COMIC POETS.—The comic poets of this period were highly agreeable. The most notable were Destouches, Regnard, La Chaussee. Destouches was the very type of the comic writers of the eighteenth century already alluded to, who took a portrait by La Bruyere and turned it into a comedy, and that is what was called a comedy of character. Thus he wrote The Braggart, The Irresolute, The Ungrateful,The Backbiter, The Spendthrift, etc. Sometimes he took pains to be a trifle more original, as in The False Agnes, The Married Philosopher; sometimes he borrowed a subject from a foreign literature and adapted it fairly dexterously for the Gallic stage, as in The Impertinent Inquisitive, taken from Don Quixote and The Night Drum, borrowed from an English author. His versification was dexterous and correct without possessing other merit.

REGNARD.—Regnard, on the contrary, was an original genius, though frequently imitative of Moliere. He possessed the comic spirit, gaiety, animation, the sense of drollery, and a prodigious capacity for humorous verse of great flexibility and incredible ease, highly superior in point of form to that of Boileau and even of Moliere, for he suggests a Scarron perfected by Moliere himself and by the Italian poets. Still alive and probably imperishable are such works as The Gamester, The Universal Legatee, The Unexpected Return.

THE DRAMA: LA CHAUSSEE.—La Chaussee possessed a vein of the popular novel, the serial, as we should say, and at the same time a taste for the stage. The result was he created a new species, which in itself is no small achievement. He created the drama: that is, the stage-play wherein common people, and no longer kings and princes, affect us by their misfortunes. This has been called by all possible names; when it is a comedy it is described as a tearful comedy; when a tragedy, as a dramatic tragedy. This is the drama we have known in France for a hundred and fifty years; such as it already existed in the sixteenth century under the title of the morality play, such as Corneille, who foresaw everything, anticipated and predicted in his preface to Don Sancho: “I would rather say, sir, that tragedy should excite pity and fear, and that in its essentials, since there is necessity for definition. Now if it be true that this latter feeling is only excited in us when we see those like ourselves suffer, and that their misfortunes put us in fear of similar calamities, is it not also true that we can be more strongly moved by disasters arriving to people of our own rank, having resemblance to ourselves, than by the picture of the overthrow from their thrones of the greatest monarchs, who can have no relation to us except in so far as we are susceptible to the passions that overwhelmed them, which is not always the case?” This domestic tragedy La Chaussee wrote in verse, which is not against French rules, and which has been done by dramatists a hundred and twenty years later; but it is probably an error, being even more unlikely that citizens would express themselves in metre than that kings and heroes should give utterance with a certain solemnity which entails rhythm. Thus he wrote The Fashionable Prejudice, The School of Friends, Melanide, very pathetic, The School of Mothers, etc. It must be stated that he wrote his plays in verse somewhat systematically; he had made his first appearance in literature by a defence of versification against the doctrines of La Motte.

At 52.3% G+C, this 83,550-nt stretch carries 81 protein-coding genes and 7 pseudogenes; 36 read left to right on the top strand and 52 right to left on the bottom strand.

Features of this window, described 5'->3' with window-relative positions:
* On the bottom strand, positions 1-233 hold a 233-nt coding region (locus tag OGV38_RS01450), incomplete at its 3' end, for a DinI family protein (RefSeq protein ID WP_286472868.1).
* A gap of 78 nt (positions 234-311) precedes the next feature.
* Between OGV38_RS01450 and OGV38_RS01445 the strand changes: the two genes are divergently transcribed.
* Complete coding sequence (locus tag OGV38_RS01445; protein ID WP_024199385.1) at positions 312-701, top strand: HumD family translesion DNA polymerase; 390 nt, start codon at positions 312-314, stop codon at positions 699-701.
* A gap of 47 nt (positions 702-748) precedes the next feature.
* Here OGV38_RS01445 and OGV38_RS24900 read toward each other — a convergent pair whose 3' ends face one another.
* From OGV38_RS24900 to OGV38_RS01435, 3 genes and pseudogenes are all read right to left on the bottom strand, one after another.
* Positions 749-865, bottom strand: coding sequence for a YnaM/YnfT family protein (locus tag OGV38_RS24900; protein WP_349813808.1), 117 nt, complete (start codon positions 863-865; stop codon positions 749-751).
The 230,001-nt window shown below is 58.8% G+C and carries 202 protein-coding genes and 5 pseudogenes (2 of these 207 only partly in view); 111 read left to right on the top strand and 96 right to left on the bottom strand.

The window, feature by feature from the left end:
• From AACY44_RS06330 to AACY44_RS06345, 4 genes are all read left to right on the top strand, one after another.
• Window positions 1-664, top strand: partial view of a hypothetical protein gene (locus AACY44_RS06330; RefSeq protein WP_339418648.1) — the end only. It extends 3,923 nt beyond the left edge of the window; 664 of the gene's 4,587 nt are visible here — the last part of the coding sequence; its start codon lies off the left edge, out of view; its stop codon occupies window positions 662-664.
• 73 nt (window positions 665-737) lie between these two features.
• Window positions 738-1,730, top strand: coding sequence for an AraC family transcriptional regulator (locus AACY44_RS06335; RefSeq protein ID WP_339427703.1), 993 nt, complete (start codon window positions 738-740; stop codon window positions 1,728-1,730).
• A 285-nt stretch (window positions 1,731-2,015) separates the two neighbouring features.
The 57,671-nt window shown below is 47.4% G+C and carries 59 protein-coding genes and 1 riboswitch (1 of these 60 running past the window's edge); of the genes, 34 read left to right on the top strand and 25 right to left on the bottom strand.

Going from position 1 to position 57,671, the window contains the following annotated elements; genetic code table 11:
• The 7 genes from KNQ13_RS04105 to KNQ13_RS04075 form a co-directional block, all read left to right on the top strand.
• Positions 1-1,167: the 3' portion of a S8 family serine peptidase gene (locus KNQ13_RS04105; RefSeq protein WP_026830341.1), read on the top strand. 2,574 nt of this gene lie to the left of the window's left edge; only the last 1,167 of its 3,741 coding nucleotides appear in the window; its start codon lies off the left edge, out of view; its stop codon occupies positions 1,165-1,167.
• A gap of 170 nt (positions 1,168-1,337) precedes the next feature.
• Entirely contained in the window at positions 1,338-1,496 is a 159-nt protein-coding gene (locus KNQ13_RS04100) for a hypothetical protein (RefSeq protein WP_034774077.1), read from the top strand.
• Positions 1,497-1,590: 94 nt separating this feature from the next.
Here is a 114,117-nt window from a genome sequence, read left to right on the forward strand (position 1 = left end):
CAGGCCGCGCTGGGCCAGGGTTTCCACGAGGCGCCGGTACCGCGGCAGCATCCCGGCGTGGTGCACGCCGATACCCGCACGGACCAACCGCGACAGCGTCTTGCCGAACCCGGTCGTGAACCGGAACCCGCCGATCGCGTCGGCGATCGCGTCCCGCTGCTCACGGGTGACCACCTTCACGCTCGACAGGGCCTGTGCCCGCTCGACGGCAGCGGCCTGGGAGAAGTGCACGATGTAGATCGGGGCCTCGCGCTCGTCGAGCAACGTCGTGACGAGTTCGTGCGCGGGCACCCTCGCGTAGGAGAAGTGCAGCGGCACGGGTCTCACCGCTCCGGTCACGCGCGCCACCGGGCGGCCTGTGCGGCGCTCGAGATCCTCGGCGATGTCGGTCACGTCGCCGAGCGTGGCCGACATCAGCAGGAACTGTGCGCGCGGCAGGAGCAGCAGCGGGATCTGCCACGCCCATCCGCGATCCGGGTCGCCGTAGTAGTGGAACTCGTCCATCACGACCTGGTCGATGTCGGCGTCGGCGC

PIRON.—According to the old system, but in original verse, Piron, after having met with scant success in tragedy, wrote the delicious Metromania which, with The Turcaret of Le Sage, The Bad Man of Gresset, the masterpieces of Marivaux and the two great comedies of Beaumarchais rank among the seven or eight superior comedies produced in the eighteenth century.

GREAT PROSE WRITERS: MONTESQUIEU.—In prose, writers, and even great writers, were abundant at this period. Immediately after Fontenelle and Bayle appeared Montesquieu, sharp, malicious, satirical, already profound, in The Persian Letters, a great political philosopher and master of jurisprudence in The Spirit of Laws, a great philosophical historian in The Grandeur and Decadence of the Romans. The influence of Montesquieu on Voltaire, no matter what the latter may have said; on Rousseau, however silent the latter may have been about it; on Mably, on Raynal, on the encyclopaedists, on a large portion of the men in the French Revolution, on the greatest minds of the nineteenth century, has been profound and difficult to measure. As writer he was concise, collected, and striking, seeking the motive and often finding it, seeking the formula and invariably finding it—Tacitus mingled with Sallust.

LE SAGE; SAINT-SIMON.—In considering Le Sage and Saint-Simon, it is not, perhaps, the one who is instinctively thought of as a novelist who really was the greater romancer. They each wrote at the same time as Montesquieu. Saint-Simon narrated the age of Louis XIV as an eyewitness, both with spirit and with a feeling for the picturesque that were alike inimitable, expressed in a highly characteristic fashion, which was often incorrect, always incredibly vigorous, energetic, and masterful. Le Sage, in the best of all French styles, that of the purest seventeenth century, narrated Spanish stories in which he mingled many observations made in Paris, and set the model for the realistic novel in his admirable Gil Blas. As a dramatist he will be dealt with later.